OECD told minimum tax rules are too complex
The OECD’s effort to push through the controversial global minimum tax model rules may come to an abrupt halt, after the world body received a warning that the rules are not expected to work as intended.
The OECD (Organisation of Economic Co-operation and Development) has been told the rules are too complex even for the most sophisticated countries.
Surprisingly, the warning has come from within the OECD – its main business advisory group, Business at OECD (BIAC), which has urgently written to the executive, and the chairs and members of Working Party 11 on Aggressive Tax Avoidance (WP11).
Together with the Tax Committee, they say they have identified two major policy issues which may mean the Model Rules are unable achieve their intended purpose.
BIAC said that apart from policy inconsistencies and a technical issue they argue as being potentially fatal to the operation of the Model Rules, it “does not mean that we have not identified other technical or policy issues that we believe will need addressing in either the commentary or the implementation framework, if the rules are to operate smoothly and fairly, avoid double taxation, and not adversely affect cross border trade and investment.”
The group further advised there should be an expectation that there will be ongoing issues raised on a rolling basis.
The letter states: “We fear that the Model Rules may prove such an administrative and compliance struggle for many tax authorities (even some of the largest and best resourced given the proposed time frames) as well as for taxpayers, given less than 12 months to implement as yet unwritten, detailed laws, that 2023 (and possibly 2024) could be years of significantly increased uncertainty and instability.”
In October, 136 OECD countries provisionally agreed to change how multinational enterprises are taxed.
Just before Christmas, the OECD’s first raft of proposed mandates included Model Rules for Pillar Two’s effective global minimum tax rate of 15 per cent on “excess profits” of international conglomerates with revenues of at least $850 million a year.
The idea was to have wording that countries could simply work into their own laws to take effect in January next year.
But that could be a problem in the United States and many believe that without the support of such a large and dominant economy, the whole agreement may fall apart.
It was US President Joe Biden who put the deal on the table, breathing new life into earlier European plans, which had gone nowhere under previous US administrations.
The Financial Times last week observed that getting countries to agree to this reallocation of tax rights, known as Pillar One of the deal, requires a series of simultaneous changes to global tax laws, which is challenging.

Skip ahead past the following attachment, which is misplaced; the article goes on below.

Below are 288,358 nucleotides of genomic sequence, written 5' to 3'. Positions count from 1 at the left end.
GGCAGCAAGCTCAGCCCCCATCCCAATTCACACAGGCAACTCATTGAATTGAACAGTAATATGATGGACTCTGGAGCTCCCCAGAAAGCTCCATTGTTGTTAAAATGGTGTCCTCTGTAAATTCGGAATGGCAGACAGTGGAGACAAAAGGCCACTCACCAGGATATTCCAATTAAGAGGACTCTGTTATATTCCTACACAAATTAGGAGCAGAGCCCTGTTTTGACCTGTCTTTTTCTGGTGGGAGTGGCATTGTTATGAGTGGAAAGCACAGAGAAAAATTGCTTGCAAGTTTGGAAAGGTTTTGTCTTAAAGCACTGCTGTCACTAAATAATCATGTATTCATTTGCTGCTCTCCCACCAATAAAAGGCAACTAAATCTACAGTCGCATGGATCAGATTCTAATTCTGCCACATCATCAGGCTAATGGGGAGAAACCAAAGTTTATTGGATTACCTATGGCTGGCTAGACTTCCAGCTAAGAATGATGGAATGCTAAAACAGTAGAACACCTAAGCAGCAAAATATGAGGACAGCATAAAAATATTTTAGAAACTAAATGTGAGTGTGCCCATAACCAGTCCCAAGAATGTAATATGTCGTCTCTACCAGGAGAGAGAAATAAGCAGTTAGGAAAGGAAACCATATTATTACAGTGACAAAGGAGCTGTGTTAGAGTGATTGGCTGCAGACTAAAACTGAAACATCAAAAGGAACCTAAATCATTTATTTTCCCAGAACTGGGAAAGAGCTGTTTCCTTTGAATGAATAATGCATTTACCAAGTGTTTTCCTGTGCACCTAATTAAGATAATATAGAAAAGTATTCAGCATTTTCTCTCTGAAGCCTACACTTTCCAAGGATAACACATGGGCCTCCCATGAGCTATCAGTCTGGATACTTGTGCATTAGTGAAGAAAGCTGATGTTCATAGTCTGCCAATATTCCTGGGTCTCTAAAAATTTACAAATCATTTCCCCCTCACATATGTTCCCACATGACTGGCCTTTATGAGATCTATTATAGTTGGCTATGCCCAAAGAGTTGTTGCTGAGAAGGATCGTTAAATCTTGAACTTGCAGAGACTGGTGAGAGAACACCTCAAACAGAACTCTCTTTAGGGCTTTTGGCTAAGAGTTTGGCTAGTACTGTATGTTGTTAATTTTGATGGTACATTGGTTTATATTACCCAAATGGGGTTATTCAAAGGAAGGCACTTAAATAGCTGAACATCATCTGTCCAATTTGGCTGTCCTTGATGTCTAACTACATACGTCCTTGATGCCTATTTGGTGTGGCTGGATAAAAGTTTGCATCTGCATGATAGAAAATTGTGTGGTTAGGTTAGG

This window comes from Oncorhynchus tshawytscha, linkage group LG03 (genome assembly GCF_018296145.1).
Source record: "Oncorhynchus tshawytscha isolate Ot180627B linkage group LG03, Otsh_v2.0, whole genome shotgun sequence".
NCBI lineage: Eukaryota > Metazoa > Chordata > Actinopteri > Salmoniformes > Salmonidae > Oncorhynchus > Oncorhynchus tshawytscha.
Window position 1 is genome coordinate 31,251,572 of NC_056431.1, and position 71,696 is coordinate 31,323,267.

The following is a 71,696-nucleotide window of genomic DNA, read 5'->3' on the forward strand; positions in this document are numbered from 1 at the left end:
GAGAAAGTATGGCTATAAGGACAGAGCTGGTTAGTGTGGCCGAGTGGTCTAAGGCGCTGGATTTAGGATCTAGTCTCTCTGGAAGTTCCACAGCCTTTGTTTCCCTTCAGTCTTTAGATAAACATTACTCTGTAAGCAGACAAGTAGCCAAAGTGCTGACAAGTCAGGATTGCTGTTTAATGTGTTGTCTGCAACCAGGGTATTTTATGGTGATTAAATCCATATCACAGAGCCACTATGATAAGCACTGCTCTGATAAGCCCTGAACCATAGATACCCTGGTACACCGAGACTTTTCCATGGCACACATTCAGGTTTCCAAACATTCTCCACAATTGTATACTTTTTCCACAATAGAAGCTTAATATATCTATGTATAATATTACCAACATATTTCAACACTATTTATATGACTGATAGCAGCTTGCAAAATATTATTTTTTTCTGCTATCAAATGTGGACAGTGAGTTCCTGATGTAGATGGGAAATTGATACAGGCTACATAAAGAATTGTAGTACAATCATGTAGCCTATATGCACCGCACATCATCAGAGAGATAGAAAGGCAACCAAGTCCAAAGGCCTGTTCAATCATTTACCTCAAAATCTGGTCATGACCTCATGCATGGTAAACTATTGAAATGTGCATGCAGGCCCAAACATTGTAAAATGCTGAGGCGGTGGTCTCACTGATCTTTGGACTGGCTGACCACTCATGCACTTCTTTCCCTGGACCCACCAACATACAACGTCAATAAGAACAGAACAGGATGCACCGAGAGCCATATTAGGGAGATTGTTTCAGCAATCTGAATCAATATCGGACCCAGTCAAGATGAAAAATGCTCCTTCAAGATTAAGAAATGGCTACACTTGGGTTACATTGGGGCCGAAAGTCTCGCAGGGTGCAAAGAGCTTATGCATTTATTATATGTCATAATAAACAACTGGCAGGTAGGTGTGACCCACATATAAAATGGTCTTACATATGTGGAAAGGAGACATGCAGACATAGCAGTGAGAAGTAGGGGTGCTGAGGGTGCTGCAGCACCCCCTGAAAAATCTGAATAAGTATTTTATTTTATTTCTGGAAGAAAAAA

Getting US congressional agreement, some believe, is remote and that could be a problem for the entire agreement.
Ireland and Cyprus have already announced increases in their corporate tax rate from 12.5 to 15 per cent. The EU has published a directive with its 27 member states now needing to introduce legislation to enact it.
Legal and academic observers have already said that corporate attempts at acquiescence will be burdensome financially for the affected companies and will also add significantly to their compliance requirements.
Meanwhile, a legal opinion published by Bloomberg Taxposits that an issue needing clarification is whether the Model Rules will apply to private investment structures that yield at least $850 million of annual investment income, such as a five per cent return on $17 billion of invested assets.
Squire Patton Boggs (US) LLP partner Jeff VanderWolk wrote: “The Model Rules contain carve-outs for non-profits, government entities, pension funds, and regulated investment funds and real estate investment vehicles that are owned by a number of unrelated investors, but there does not appear to be a carve-out for other types of private investment structures, eg. a trust or foundation for the benefit of a family that holds its investments in special-purpose entities.
“This issue was addressed under the country-by-country reporting rules on the basis that such structures are not considered MNE groups with 750 million euros of income because applicable accounting rules, do not require consolidation of the income of investment entities.
“The Model Rules, in contrast, arguably require a deemed consolidation of the income of all group members – other than those explicitly carved out – in the case of an Ultimate Parent Entity that does not prepare consolidated group financial statements.”